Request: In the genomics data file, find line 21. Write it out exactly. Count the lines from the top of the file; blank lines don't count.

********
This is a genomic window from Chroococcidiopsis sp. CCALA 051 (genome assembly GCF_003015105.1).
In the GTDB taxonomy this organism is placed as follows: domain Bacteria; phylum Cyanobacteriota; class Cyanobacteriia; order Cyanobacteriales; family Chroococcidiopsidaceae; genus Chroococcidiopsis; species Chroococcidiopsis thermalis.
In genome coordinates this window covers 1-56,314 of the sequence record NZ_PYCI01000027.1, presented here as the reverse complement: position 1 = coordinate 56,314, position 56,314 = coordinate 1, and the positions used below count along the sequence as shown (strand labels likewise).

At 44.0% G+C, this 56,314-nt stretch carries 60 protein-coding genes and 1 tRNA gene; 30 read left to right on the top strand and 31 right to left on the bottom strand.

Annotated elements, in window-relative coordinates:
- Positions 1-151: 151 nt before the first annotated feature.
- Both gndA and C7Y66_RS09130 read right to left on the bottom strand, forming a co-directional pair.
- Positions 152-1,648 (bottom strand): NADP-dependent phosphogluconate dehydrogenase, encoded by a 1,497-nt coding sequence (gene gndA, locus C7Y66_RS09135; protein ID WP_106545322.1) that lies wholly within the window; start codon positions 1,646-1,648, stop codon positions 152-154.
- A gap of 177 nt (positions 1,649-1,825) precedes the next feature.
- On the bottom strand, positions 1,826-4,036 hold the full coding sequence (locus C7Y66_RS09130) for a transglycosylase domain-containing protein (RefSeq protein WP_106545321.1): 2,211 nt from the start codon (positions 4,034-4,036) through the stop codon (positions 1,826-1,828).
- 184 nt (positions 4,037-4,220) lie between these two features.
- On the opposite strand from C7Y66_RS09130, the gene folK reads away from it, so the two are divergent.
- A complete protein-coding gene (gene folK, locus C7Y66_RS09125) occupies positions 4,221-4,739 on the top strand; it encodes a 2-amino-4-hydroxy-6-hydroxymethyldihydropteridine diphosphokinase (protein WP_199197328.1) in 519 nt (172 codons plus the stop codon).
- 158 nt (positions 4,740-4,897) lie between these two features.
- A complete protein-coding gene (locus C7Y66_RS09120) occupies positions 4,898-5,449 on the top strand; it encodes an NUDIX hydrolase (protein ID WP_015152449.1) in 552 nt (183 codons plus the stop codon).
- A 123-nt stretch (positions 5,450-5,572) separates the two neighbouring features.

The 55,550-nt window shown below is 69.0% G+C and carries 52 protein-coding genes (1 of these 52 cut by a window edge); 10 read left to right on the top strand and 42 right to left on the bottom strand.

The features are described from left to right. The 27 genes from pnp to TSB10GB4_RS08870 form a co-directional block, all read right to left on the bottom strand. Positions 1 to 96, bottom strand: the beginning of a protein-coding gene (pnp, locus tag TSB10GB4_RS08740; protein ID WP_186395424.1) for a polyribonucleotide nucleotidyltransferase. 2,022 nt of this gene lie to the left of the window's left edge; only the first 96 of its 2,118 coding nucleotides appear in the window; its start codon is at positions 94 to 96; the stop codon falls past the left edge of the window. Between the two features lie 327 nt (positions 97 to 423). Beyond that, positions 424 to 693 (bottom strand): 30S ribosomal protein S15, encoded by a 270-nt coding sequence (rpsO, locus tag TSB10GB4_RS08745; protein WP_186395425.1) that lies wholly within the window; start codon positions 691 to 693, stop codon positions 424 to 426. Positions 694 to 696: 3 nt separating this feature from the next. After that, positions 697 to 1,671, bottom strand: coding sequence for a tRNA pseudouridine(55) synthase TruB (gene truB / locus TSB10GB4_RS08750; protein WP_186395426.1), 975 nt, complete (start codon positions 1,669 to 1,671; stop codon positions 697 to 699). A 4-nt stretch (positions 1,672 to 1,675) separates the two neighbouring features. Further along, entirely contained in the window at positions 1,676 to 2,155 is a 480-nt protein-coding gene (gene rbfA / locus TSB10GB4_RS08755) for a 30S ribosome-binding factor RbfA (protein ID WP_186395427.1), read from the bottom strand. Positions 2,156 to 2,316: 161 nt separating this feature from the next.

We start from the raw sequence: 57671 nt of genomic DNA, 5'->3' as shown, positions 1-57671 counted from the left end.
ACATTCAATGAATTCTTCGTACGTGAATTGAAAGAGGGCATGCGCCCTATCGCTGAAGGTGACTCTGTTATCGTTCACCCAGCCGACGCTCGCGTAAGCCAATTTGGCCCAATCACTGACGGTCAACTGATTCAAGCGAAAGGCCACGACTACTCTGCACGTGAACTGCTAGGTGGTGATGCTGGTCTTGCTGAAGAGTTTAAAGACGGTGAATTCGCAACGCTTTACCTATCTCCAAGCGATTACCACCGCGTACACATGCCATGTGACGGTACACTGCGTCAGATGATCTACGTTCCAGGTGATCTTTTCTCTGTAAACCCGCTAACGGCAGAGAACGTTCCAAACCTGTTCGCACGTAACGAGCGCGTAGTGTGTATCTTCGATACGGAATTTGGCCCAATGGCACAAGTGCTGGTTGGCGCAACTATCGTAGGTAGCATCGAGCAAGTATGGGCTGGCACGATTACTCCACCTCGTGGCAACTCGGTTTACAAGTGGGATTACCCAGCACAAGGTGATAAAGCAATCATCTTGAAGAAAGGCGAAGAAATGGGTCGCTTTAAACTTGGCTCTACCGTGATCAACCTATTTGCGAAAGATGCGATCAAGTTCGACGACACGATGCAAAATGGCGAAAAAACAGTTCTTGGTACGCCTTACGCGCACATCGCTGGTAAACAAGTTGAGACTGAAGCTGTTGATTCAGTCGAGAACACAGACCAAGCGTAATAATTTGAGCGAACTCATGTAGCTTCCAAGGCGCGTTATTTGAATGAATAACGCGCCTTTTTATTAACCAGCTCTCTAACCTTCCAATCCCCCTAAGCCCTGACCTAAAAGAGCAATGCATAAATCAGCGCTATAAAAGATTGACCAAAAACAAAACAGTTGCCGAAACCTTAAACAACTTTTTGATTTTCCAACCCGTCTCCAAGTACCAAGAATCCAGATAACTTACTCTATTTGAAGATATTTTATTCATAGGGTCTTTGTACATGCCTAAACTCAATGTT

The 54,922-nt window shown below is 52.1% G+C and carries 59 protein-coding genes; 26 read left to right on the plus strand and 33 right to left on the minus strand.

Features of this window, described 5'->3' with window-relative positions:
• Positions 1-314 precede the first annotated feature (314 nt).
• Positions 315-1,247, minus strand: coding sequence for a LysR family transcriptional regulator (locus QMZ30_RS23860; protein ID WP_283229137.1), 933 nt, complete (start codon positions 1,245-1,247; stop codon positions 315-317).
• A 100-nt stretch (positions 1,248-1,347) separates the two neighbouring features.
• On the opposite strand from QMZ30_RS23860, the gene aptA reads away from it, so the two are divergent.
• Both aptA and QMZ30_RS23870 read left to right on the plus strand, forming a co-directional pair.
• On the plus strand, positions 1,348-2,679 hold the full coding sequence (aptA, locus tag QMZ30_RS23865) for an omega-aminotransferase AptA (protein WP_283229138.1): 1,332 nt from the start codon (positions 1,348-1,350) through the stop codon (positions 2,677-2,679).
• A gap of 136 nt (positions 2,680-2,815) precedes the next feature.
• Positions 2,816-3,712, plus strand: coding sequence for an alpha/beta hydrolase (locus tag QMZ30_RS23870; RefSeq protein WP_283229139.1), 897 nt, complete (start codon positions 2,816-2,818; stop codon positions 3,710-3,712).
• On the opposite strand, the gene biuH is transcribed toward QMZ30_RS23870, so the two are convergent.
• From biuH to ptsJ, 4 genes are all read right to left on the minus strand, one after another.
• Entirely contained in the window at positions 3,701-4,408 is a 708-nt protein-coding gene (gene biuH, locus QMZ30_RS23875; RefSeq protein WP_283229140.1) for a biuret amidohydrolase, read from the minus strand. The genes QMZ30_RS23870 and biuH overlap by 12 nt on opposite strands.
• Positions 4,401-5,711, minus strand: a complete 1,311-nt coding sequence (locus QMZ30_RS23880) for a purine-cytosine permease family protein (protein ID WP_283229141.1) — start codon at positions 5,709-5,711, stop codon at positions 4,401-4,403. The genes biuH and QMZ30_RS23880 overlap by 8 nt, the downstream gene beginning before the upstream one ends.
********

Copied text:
The 54,922-nt window shown below is 52.1% G+C and carries 59 protein-coding genes; 26 read left to right on the plus strand and 33 right to left on the minus strand.